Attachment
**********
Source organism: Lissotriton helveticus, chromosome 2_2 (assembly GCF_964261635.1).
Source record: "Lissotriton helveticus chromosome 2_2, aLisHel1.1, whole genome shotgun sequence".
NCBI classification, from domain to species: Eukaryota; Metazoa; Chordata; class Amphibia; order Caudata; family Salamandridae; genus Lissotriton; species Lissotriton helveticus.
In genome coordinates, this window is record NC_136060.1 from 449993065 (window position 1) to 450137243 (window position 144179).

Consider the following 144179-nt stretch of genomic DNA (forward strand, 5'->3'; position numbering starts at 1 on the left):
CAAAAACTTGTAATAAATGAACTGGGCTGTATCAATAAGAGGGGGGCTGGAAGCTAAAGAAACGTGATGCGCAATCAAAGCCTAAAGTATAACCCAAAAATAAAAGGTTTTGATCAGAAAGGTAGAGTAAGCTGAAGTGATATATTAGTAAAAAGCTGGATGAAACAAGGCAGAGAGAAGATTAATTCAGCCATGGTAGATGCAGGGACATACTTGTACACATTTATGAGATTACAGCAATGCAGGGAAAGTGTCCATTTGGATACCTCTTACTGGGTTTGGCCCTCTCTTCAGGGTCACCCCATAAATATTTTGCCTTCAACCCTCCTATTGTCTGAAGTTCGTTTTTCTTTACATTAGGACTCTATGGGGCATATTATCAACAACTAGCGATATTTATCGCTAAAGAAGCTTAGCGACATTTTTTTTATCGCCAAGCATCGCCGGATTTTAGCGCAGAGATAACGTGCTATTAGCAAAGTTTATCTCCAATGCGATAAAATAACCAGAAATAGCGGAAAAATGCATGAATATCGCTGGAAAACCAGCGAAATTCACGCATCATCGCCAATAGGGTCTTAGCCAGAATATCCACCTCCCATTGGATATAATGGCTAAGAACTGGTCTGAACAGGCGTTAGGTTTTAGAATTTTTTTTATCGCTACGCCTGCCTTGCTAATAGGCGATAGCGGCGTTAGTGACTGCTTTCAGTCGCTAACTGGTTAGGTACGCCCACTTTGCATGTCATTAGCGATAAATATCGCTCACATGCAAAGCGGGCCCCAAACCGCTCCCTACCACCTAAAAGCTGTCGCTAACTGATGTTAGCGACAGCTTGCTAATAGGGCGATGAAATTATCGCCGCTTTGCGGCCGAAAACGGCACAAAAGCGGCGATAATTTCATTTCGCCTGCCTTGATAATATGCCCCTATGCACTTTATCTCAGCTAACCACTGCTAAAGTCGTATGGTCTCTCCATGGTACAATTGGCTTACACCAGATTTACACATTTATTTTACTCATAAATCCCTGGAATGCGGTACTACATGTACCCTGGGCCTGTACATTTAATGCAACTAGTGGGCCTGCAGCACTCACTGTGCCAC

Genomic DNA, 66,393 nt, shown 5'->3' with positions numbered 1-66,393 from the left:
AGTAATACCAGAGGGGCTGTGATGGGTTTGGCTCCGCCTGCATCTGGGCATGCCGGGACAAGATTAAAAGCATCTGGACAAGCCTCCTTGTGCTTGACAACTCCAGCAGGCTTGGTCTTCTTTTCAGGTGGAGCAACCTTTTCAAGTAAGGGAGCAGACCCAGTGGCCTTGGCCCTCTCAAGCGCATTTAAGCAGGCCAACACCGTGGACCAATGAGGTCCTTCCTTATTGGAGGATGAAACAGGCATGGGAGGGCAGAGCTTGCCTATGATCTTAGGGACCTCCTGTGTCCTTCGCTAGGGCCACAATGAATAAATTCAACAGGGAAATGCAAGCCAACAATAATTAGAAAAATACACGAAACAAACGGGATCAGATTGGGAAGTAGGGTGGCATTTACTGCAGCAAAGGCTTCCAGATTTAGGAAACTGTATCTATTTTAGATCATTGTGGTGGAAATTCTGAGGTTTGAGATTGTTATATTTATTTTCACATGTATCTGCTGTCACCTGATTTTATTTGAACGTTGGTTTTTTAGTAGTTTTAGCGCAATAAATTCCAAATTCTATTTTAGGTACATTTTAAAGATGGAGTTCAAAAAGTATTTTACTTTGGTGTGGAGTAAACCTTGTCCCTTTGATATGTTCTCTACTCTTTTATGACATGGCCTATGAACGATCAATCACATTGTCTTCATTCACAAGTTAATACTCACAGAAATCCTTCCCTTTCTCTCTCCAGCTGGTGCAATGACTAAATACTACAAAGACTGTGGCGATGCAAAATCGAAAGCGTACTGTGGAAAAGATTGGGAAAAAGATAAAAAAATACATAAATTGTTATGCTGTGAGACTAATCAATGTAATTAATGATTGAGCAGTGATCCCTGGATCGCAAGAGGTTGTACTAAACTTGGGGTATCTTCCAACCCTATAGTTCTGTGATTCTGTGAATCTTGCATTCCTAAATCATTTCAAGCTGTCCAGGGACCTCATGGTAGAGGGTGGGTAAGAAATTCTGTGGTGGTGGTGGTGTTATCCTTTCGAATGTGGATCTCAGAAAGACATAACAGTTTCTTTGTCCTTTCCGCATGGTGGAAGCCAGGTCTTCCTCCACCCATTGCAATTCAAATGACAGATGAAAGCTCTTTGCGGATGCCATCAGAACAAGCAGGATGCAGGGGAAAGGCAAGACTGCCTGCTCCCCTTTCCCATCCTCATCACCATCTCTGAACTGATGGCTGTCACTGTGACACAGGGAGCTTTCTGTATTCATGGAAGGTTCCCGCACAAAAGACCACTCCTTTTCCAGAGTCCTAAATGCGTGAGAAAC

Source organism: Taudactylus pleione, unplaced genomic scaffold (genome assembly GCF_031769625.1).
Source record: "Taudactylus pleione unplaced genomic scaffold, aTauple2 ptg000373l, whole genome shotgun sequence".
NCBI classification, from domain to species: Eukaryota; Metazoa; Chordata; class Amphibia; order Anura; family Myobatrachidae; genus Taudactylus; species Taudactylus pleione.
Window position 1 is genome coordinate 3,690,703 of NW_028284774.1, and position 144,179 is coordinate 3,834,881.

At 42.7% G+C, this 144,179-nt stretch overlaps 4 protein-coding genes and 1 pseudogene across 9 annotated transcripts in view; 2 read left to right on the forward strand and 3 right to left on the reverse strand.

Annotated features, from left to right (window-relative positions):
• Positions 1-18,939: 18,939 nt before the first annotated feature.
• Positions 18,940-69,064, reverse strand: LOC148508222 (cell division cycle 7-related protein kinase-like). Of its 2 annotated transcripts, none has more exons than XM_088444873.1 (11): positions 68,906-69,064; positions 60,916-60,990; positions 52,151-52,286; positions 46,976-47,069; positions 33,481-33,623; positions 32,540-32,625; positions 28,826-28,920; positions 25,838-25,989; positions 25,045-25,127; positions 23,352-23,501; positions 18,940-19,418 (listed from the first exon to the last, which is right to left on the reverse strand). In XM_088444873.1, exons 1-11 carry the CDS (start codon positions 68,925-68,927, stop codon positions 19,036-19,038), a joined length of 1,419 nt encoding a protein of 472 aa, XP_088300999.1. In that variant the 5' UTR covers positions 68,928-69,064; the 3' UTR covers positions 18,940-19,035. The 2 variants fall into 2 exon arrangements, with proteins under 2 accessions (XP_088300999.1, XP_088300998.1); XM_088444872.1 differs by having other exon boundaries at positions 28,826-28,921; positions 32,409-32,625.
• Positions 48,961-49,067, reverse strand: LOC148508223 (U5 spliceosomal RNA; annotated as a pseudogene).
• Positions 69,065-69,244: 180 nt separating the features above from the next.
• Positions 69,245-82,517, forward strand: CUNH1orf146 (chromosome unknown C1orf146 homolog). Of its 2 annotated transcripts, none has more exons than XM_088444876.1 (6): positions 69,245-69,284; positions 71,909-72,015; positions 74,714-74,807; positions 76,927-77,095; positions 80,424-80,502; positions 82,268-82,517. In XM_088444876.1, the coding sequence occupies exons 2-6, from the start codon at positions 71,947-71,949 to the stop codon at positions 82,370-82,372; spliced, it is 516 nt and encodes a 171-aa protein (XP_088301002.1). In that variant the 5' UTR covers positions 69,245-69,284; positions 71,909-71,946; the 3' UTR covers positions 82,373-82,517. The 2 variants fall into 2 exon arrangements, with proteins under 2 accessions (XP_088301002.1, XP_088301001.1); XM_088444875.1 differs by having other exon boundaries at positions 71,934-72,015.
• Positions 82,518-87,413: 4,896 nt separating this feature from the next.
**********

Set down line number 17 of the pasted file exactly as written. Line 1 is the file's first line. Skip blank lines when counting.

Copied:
• Positions 48,961-49,067, reverse strand: LOC148508223 (U5 spliceosomal RNA; annotated as a pseudogene).